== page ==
At JFM, we spin yarn with grist between 1100 and 500 yards per pound. We call yarns on the higher end “light” and on the lower end “medium”. For the same fleece, the higher the grist, the thinner the strand of yarn; the lower the grist, the thicker the strand. But two different fleeces spun at the same grist often produce two very different-looking yarns with wildly different WPI measurements. This is because WPI is affected by a whole slew of other factors: amount of crimp, individual fiber thickness, staple length, amount of twist, etc.
Left: Teeswater blended with Falkland spun at 730 yards per pound = "sport weight", Right: 100% Corriedale spun at 1050 yards per pound = "worsted weight". Despite being much thinner/finer/higher-WPI, the Teeswater was spun at a "medium" grist and the Corriedale at a very "light" grist.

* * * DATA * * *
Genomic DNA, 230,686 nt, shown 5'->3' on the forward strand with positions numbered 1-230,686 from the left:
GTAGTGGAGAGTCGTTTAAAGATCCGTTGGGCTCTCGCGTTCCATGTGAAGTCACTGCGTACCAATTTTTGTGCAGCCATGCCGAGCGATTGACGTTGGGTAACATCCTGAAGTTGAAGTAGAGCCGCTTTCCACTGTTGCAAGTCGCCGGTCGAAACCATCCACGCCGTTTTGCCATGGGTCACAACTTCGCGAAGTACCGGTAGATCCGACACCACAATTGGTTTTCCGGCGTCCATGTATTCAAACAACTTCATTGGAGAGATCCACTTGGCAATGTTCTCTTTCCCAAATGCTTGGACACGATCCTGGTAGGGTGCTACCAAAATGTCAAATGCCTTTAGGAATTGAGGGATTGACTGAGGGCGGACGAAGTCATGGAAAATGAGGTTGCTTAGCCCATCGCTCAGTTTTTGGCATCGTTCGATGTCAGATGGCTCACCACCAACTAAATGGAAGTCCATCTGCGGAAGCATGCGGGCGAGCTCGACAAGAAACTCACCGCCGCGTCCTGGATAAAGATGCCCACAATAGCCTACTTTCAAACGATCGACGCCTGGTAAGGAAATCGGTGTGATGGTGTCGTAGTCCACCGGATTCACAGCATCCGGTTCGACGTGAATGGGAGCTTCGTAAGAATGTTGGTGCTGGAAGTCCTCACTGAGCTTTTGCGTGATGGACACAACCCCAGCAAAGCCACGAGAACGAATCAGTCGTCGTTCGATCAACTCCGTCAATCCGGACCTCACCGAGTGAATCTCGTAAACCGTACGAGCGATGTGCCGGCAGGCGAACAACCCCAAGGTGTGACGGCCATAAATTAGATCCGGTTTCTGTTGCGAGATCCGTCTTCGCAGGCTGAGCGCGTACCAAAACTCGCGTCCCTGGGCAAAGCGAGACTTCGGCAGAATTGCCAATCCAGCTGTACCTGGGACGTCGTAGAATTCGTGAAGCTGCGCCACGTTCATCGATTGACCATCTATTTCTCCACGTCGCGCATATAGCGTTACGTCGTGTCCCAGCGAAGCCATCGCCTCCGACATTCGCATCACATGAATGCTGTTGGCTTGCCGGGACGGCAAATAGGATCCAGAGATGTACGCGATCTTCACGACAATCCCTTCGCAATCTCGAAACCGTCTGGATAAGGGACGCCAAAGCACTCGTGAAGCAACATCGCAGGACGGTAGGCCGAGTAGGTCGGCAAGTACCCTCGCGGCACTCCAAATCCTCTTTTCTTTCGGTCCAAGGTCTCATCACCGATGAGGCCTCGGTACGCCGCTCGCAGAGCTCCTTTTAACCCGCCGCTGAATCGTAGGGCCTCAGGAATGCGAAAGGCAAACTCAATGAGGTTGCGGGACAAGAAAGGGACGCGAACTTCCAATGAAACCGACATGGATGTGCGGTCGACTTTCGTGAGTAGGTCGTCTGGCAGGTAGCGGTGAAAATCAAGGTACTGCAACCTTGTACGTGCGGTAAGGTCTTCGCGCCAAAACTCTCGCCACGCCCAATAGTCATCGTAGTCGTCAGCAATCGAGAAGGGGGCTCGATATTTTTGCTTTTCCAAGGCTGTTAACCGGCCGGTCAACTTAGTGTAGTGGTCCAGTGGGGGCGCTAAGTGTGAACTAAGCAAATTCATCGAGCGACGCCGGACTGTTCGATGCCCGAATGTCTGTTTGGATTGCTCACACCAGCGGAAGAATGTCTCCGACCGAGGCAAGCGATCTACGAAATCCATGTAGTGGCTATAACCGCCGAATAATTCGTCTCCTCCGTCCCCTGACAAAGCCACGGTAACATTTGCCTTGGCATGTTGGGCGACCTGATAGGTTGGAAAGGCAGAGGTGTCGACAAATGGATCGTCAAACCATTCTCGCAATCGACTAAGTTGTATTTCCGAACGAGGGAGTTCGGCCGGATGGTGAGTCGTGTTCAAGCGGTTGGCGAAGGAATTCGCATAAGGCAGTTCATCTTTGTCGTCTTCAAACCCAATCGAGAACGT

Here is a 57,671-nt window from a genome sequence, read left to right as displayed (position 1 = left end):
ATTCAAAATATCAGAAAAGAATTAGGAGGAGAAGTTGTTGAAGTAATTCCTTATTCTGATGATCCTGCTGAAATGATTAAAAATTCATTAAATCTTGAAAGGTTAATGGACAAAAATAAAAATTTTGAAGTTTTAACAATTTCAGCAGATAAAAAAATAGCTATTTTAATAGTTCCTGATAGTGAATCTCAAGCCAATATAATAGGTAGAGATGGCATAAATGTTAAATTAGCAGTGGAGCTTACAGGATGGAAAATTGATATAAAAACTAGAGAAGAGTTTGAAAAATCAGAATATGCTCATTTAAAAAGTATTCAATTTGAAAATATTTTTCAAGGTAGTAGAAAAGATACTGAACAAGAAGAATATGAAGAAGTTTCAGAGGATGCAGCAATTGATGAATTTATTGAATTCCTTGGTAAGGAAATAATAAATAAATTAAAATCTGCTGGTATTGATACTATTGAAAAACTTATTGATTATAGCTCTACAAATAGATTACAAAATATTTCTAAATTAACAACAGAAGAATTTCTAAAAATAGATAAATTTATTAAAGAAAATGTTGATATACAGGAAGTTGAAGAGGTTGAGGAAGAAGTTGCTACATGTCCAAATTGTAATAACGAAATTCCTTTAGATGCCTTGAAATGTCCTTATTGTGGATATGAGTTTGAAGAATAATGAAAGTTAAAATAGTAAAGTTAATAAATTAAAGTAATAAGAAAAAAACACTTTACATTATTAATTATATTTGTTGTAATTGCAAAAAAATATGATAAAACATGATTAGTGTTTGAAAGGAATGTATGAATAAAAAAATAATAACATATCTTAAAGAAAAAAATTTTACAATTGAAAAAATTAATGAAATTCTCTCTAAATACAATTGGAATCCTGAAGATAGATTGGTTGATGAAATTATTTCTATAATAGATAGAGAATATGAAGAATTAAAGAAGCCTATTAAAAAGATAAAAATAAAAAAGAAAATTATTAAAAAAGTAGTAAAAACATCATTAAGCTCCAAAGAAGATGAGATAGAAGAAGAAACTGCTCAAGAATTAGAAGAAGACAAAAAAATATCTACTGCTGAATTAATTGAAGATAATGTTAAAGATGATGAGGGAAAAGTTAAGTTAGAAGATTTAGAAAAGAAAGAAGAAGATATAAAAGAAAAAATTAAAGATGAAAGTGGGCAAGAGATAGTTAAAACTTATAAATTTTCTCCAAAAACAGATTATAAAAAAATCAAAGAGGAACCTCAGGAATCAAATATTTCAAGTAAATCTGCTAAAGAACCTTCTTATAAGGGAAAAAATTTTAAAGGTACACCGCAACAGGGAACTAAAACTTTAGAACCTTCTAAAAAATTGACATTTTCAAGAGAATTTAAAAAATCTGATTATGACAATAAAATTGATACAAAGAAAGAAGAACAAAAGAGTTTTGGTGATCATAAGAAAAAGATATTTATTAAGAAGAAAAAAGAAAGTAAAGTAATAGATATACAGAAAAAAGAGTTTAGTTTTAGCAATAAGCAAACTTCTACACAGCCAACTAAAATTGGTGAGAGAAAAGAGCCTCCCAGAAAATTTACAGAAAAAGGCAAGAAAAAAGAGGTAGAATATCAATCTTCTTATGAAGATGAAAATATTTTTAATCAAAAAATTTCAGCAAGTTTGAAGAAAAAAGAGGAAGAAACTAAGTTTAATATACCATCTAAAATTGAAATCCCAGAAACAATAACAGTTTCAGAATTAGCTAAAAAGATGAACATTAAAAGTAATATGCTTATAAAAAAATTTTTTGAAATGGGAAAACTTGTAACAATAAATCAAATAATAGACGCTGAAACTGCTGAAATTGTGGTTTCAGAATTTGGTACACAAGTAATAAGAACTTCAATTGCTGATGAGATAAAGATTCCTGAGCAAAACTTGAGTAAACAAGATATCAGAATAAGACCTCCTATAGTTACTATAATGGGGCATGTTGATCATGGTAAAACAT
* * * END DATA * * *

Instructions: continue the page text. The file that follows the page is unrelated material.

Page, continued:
Example 1: Breeds with low crimp
If you came in with a straighter-fiber fleece like Cotswold, Gotland or Teeswater and wanted a “Sport weight” or “DK weight” yarn, we would expect that would fall well into our “medium” range due to the lack of crimp. These types of fleeces make wonderful higher WPI yarns (Fingering, Sport, or possibly DK), but if we tried to yield a lower WPI yarn (Worsted or Aran weight), we would have to spin at such a heavy grist that we would end up with rope and so would highly advise you against this.
Teeswater wool blended with Falkland to add a little more crimp, spun at 730 yards per pound/182 yards per 4oz skein. Finished wpi category: sport (12 wpi).
Example 2: Breeds with high crimp